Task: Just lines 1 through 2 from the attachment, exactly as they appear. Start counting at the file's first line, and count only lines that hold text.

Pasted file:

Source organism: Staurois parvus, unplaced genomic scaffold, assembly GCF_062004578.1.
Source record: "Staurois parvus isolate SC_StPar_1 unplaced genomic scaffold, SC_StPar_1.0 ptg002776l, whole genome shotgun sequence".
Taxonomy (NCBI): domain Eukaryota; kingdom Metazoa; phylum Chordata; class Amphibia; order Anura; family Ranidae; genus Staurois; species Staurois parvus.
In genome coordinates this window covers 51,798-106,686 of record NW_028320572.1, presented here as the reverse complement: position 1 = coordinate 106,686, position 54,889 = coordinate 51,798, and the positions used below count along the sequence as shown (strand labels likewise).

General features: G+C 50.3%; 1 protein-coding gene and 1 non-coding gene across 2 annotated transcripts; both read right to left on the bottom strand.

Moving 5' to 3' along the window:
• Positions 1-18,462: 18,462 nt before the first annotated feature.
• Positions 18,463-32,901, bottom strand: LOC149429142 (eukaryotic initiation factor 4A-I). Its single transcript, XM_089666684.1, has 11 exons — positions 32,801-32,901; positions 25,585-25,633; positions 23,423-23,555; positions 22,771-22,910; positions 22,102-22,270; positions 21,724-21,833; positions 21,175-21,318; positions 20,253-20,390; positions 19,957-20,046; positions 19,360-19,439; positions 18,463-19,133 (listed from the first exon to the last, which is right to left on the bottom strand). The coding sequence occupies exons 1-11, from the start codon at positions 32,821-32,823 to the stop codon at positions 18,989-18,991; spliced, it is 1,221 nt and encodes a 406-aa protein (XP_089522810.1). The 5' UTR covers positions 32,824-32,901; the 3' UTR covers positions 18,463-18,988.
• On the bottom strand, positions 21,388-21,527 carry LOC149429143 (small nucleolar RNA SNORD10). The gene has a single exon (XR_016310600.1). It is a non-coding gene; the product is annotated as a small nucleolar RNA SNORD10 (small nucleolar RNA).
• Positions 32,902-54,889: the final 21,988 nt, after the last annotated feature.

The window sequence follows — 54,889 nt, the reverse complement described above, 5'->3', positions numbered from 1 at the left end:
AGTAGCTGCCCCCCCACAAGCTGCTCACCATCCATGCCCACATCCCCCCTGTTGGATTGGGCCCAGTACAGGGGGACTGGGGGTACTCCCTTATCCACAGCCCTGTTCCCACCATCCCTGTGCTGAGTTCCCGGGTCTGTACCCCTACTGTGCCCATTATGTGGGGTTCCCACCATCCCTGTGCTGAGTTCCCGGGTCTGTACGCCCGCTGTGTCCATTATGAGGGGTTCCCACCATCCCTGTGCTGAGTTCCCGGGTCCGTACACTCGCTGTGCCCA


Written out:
Source organism: Staurois parvus, unplaced genomic scaffold, assembly GCF_062004578.1.
Source record: "Staurois parvus isolate SC_StPar_1 unplaced genomic scaffold, SC_StPar_1.0 ptg002776l, whole genome shotgun sequence".